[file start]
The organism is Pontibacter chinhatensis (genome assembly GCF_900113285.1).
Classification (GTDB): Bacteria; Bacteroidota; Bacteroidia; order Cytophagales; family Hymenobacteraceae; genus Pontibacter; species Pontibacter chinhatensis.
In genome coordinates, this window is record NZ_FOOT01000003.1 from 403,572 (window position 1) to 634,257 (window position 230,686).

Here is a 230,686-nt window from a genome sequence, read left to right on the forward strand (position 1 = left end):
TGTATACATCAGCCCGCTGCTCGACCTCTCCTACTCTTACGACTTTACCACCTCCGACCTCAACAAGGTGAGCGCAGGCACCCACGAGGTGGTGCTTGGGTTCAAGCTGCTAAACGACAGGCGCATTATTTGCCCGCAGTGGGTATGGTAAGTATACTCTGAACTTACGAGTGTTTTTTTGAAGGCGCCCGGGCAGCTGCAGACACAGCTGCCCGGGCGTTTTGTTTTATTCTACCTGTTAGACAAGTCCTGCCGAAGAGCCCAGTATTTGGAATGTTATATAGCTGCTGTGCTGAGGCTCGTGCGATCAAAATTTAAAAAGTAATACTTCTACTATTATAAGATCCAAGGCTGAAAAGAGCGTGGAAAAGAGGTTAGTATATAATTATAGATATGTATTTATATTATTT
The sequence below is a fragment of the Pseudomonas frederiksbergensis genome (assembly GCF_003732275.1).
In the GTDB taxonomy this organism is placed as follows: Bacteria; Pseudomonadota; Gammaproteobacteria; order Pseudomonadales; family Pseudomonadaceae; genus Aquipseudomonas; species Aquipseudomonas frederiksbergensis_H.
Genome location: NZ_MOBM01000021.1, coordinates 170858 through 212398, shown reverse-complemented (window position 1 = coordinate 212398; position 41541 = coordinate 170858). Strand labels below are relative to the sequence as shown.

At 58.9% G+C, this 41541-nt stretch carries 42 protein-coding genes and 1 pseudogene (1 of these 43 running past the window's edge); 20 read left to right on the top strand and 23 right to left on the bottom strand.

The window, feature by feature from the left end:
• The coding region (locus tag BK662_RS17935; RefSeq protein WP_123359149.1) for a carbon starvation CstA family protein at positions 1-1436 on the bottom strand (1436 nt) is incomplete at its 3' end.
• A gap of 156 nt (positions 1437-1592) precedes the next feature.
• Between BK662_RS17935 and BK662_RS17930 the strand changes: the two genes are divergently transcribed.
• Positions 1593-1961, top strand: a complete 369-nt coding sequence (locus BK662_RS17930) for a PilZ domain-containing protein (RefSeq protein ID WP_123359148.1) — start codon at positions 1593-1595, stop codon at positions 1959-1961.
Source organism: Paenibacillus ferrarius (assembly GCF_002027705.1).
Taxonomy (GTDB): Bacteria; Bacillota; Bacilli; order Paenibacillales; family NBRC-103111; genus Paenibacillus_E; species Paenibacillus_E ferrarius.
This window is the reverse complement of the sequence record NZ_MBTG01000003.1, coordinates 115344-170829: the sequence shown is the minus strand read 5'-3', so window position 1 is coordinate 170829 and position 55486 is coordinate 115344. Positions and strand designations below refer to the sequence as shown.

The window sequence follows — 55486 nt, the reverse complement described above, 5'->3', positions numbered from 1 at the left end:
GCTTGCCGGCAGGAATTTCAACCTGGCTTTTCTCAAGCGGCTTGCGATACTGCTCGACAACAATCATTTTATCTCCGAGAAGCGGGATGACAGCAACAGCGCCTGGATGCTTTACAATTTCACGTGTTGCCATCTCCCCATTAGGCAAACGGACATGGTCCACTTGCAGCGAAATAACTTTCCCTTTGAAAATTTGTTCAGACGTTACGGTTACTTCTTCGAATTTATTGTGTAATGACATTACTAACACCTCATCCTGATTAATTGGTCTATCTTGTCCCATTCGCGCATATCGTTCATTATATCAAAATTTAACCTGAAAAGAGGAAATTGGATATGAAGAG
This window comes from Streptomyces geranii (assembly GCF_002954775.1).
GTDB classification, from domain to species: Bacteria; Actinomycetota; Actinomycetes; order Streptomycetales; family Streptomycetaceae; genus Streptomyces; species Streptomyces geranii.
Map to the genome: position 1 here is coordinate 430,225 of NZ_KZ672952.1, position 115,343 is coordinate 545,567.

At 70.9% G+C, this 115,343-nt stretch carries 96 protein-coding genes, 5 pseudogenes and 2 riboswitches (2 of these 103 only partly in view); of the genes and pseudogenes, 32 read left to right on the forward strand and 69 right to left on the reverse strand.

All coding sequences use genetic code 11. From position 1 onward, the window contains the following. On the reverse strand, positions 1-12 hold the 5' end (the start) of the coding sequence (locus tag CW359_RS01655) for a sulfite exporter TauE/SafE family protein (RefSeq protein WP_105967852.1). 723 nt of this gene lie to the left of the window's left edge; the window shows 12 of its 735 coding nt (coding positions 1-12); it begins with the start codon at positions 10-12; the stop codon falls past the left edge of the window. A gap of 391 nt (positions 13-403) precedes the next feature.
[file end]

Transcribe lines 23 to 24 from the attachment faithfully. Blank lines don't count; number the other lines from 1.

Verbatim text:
At 70.9% G+C, this 115,343-nt stretch carries 96 protein-coding genes, 5 pseudogenes and 2 riboswitches (2 of these 103 only partly in view); of the genes and pseudogenes, 32 read left to right on the forward strand and 69 right to left on the reverse strand.

All coding sequences use genetic code 11. From position 1 onward, the window contains the following. On the reverse strand, positions 1-12 hold the 5' end (the start) of the coding sequence (locus tag CW359_RS01655) for a sulfite exporter TauE/SafE family protein (RefSeq protein WP_105967852.1). 723 nt of this gene lie to the left of the window's left edge; the window shows 12 of its 735 coding nt (coding positions 1-12); it begins with the start codon at positions 10-12; the stop codon falls past the left edge of the window. A gap of 391 nt (positions 13-403) precedes the next feature.